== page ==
Olympic gymnastics champion Laurie Hernandez forgoing spring competitions

The 2016 Olympic gold and silver medallist remains focused on making her competitive return this summer

By Scott Bregman

The world will have to wait a little longer to see U.S. gymnast Laurie Hernandez back up on the balance beam.

Olympic gold medallist Hernandez, 19, told Olympic Channel in January that she was open to participating in international artistic gymnastics events during the North American spring, such as the Jesolo Trophy and Gymnix Invitational, but was most likely focusing on a trio of domestic events that kick off in late May, the U.S. Classic, U.S. Championships and U.S. Olympic Trials for Tokyo 2020.

That focus appears unchanged, as USA Gymnastics announced Wednesday (26 Feb) the 30 women set to participate in next week's national team training camp in Indianapolis without Hernandez.

"Laurie and her coaches have declined her invitation to participate in the February National Team training camp as she will be focusing her training on the second phase of the year, from May through August," said Tom Forster, the U.S. women's high performance team coordinator. "The February camp is a selection for international meets in March and April, which Laurie will not participate in."

"She is invited to the April National Team camp and plans to attend." - Tom Forster, U.S. women's high performance team coordinator.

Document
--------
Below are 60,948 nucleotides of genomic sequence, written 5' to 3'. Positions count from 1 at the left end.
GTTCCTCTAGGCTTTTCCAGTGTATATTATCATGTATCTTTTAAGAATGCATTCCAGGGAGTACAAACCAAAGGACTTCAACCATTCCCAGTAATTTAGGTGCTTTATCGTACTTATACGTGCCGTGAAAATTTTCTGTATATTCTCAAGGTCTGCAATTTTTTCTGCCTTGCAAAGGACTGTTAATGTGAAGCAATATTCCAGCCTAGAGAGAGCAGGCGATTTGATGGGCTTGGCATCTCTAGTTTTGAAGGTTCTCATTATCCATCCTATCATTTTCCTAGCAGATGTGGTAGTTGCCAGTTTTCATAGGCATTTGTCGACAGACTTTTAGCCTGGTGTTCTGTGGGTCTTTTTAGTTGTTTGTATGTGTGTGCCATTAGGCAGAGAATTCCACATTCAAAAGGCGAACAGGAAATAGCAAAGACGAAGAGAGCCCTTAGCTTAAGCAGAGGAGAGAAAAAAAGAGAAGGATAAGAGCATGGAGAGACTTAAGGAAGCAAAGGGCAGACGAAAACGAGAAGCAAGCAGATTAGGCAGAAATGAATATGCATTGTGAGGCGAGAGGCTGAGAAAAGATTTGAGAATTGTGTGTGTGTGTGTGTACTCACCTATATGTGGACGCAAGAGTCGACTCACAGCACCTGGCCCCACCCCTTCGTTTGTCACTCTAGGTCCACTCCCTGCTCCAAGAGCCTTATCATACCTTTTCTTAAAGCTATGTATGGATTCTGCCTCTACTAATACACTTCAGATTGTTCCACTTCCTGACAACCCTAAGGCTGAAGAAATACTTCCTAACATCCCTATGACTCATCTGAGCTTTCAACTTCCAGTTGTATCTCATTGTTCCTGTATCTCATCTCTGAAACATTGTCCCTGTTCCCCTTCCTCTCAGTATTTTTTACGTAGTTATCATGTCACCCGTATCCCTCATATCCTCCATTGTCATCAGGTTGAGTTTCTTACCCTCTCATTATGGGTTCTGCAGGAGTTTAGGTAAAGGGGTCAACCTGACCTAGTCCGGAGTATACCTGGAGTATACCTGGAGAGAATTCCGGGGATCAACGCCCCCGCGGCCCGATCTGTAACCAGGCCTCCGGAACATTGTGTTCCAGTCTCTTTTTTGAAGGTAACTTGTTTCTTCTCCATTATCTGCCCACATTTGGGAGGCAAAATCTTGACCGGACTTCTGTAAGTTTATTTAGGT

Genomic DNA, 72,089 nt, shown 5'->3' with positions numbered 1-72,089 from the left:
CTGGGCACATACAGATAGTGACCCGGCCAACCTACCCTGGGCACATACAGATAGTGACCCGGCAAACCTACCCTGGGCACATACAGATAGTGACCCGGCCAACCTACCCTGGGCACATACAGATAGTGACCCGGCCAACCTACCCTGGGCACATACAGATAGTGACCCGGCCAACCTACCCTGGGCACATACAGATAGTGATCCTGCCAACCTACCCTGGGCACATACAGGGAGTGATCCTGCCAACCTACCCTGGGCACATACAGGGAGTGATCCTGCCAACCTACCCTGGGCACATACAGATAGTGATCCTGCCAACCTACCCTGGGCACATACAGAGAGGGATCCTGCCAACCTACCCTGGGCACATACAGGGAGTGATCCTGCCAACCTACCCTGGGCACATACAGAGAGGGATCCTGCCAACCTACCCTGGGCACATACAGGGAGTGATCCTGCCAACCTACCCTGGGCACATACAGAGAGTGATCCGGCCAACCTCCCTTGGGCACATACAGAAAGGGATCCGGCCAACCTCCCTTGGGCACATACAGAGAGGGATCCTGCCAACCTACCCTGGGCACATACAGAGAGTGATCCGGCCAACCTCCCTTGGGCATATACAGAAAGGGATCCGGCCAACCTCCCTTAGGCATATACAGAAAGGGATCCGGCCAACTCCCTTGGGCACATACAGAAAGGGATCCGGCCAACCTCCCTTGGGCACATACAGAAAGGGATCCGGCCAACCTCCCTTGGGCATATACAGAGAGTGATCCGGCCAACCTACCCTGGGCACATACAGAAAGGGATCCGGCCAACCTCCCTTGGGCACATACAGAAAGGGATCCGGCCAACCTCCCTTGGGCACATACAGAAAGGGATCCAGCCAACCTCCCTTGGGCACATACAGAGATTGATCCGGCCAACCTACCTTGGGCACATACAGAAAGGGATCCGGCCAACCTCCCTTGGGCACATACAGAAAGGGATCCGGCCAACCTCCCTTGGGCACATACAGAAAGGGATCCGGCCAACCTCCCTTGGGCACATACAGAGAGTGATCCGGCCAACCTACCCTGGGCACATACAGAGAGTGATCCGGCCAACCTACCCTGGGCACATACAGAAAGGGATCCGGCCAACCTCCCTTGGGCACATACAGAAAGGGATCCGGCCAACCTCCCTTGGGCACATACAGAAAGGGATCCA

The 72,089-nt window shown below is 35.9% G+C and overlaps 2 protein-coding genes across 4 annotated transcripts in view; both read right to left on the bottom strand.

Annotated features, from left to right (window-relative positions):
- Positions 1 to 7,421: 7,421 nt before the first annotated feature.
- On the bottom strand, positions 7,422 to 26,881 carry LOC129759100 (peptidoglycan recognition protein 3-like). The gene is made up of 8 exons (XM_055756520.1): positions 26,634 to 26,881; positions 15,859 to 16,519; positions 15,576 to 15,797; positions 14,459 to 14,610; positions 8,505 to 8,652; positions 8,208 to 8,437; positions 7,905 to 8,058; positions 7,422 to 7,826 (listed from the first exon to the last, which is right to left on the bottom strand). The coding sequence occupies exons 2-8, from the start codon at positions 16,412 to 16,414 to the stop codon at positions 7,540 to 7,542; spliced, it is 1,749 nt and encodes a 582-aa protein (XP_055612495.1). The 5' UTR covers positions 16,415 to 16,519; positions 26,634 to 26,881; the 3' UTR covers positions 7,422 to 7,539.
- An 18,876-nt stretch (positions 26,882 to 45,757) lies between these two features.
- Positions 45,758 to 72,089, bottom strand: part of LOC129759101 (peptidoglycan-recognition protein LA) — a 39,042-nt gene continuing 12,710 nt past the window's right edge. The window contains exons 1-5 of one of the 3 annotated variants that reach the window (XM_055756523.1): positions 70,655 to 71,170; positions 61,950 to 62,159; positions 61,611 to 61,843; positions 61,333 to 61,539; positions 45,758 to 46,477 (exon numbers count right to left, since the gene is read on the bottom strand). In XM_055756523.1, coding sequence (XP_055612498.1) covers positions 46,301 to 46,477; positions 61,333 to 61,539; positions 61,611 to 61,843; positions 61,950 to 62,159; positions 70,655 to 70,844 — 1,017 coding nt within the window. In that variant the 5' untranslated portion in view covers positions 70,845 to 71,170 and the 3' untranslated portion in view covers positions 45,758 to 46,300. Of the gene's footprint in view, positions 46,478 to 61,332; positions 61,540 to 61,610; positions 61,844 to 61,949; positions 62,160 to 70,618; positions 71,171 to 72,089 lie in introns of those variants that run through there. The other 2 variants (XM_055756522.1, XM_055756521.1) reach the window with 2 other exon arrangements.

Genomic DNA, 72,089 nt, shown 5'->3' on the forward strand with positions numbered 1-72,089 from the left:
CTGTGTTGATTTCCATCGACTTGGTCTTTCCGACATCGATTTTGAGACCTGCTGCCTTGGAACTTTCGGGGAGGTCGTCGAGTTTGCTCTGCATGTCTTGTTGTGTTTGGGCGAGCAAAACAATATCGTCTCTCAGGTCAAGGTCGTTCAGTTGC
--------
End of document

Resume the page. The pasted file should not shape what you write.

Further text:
'I think the timeline is perfect'

The 19-year-old resumed full-time training toward the end of 2018, moving across the U.S. from her New Jersey home to Los Angeles to work with Jenny Zhang and Howie Liang, coaches of 2012 Olympic champion Kyla Ross.

Returning to her Rio 2016 Olympic gold and silver medal-winning form hasn’t been easy and she has yet to make a competitive appearance. Hernandez describes the process as similar to having lifted weights for years, then suddenly stopping.

“You can't just lift up a 200 pound weight, you're gonna pull something,” she told Olympic Channel in January. “Your arm is going to fall off. You have to go back down to five and then go back to seven and then go up to ten and then just keep working your way up.

“So coming back and just conditioning for months, that was awful,” she said with a laugh. “Nobody likes that.”

Despite the multitude of training videos Hernandez shares with her fans via Instagram and Twitter, her competitive absence has been the subject of much debate, especially among fans online.

That's something Hernandez is not only aware of, but that she relishes.

“Another fun thing for me is like watching people freak out because they think I'm coming back too late,” Hernandez said.

“I know a lot of people are kind of panicking because it's a late comeback. But for me, like this is my story. This is just how it worked out, and I think the timeline is perfect.”


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